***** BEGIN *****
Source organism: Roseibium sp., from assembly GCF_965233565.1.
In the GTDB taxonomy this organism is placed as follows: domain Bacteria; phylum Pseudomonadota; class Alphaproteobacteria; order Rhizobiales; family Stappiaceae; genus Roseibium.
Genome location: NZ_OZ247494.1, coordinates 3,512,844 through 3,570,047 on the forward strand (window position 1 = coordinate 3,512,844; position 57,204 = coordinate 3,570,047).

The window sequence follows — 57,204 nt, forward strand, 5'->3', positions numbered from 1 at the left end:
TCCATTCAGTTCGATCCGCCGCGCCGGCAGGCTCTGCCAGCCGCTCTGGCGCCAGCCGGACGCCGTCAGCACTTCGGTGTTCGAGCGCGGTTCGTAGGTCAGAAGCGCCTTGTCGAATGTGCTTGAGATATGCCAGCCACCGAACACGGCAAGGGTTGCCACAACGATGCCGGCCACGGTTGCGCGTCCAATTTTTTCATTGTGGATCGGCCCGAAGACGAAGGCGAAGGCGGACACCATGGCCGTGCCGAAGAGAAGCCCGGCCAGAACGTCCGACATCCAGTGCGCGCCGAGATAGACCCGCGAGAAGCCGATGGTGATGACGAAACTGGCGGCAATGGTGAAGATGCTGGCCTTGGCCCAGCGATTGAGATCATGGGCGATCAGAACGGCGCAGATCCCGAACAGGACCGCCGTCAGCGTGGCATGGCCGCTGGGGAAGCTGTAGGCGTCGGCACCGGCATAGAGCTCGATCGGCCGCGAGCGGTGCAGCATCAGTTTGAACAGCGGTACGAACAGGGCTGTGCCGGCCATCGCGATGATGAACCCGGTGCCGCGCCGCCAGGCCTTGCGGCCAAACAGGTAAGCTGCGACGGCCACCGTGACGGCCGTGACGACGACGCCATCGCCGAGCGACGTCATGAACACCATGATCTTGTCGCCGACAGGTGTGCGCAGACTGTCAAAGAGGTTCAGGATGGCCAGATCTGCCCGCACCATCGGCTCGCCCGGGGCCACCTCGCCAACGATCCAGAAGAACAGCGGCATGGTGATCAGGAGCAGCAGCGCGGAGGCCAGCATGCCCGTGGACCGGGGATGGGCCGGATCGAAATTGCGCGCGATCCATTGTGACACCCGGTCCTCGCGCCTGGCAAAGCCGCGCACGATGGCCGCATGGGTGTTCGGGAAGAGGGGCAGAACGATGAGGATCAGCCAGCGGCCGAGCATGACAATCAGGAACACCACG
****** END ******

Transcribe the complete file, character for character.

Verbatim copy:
Source organism: Roseibium sp., from assembly GCF_965233565.1.
In the GTDB taxonomy this organism is placed as follows: domain Bacteria; phylum Pseudomonadota; class Alphaproteobacteria; order Rhizobiales; family Stappiaceae; genus Roseibium.
Genome location: NZ_OZ247494.1, coordinates 3,512,844 through 3,570,047 on the forward strand (window position 1 = coordinate 3,512,844; position 57,204 = coordinate 3,570,047).

The window sequence follows — 57,204 nt, forward strand, 5'->3', positions numbered from 1 at the left end:
TCCATTCAGTTCGATCCGCCGCGCCGGCAGGCTCTGCCAGCCGCTCTGGCGCCAGCCGGACGCCGTCAGCACTTCGGTGTTCGAGCGCGGTTCGTAGGTCAGAAGCGCCTTGTCGAATGTGCTTGAGATATGCCAGCCACCGAACACGGCAAGGGTTGCCACAACGATGCCGGCCACGGTTGCGCGTCCAATTTTTTCATTGTGGATCGGCCCGAAGACGAAGGCGAAGGCGGACACCATGGCCGTGCCGAAGAGAAGCCCGGCCAGAACGTCCGACATCCAGTGCGCGCCGAGATAGACCCGCGAGAAGCCGATGGTGATGACGAAACTGGCGGCAATGGTGAAGATGCTGGCCTTGGCCCAGCGATTGAGATCATGGGCGATCAGAACGGCGCAGATCCCGAACAGGACCGCCGTCAGCGTGGCATGGCCGCTGGGGAAGCTGTAGGCGTCGGCACCGGCATAGAGCTCGATCGGCCGCGAGCGGTGCAGCATCAGTTTGAACAGCGGTACGAACAGGGCTGTGCCGGCCATCGCGATGATGAACCCGGTGCCGCGCCGCCAGGCCTTGCGGCCAAACAGGTAAGCTGCGACGGCCACCGTGACGGCCGTGACGACGACGCCATCGCCGAGCGACGTCATGAACACCATGATCTTGTCGCCGACAGGTGTGCGCAGACTGTCAAAGAGGTTCAGGATGGCCAGATCTGCCCGCACCATCGGCTCGCCCGGGGCCACCTCGCCAACGATCCAGAAGAACAGCGGCATGGTGATCAGGAGCAGCAGCGCGGAGGCCAGCATGCCCGTGGACCGGGGATGGGCCGGATCGAAATTGCGCGCGATCCATTGTGACACCCGGTCCTCGCGCCTGGCAAAGCCGCGCACGATGGCCGCATGGGTGTTCGGGAAGAGGGGCAGAACGATGAGGATCAGCCAGCGGCCGAGCATGACAATCAGGAACACCACG